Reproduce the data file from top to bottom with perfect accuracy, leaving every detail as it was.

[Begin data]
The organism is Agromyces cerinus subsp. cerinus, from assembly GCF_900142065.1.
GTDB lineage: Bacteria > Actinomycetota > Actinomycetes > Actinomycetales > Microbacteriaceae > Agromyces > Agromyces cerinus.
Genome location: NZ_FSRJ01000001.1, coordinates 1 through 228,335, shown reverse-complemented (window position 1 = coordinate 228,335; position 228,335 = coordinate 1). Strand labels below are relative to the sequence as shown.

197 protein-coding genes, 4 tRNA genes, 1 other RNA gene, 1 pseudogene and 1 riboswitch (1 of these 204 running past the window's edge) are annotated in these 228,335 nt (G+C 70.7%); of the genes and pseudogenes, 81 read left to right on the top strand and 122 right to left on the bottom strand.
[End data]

The organism is Agromyces cerinus subsp. cerinus, from assembly GCF_900142065.1.
GTDB lineage: Bacteria > Actinomycetota > Actinomycetes > Actinomycetales > Microbacteriaceae > Agromyces > Agromyces cerinus.
Genome location: NZ_FSRJ01000001.1, coordinates 1 through 228,335, shown reverse-complemented (window position 1 = coordinate 228,335; position 228,335 = coordinate 1). Strand labels below are relative to the sequence as shown.

197 protein-coding genes, 4 tRNA genes, 1 other RNA gene, 1 pseudogene and 1 riboswitch (1 of these 204 running past the window's edge) are annotated in these 228,335 nt (G+C 70.7%); of the genes and pseudogenes, 81 read left to right on the top strand and 122 right to left on the bottom strand.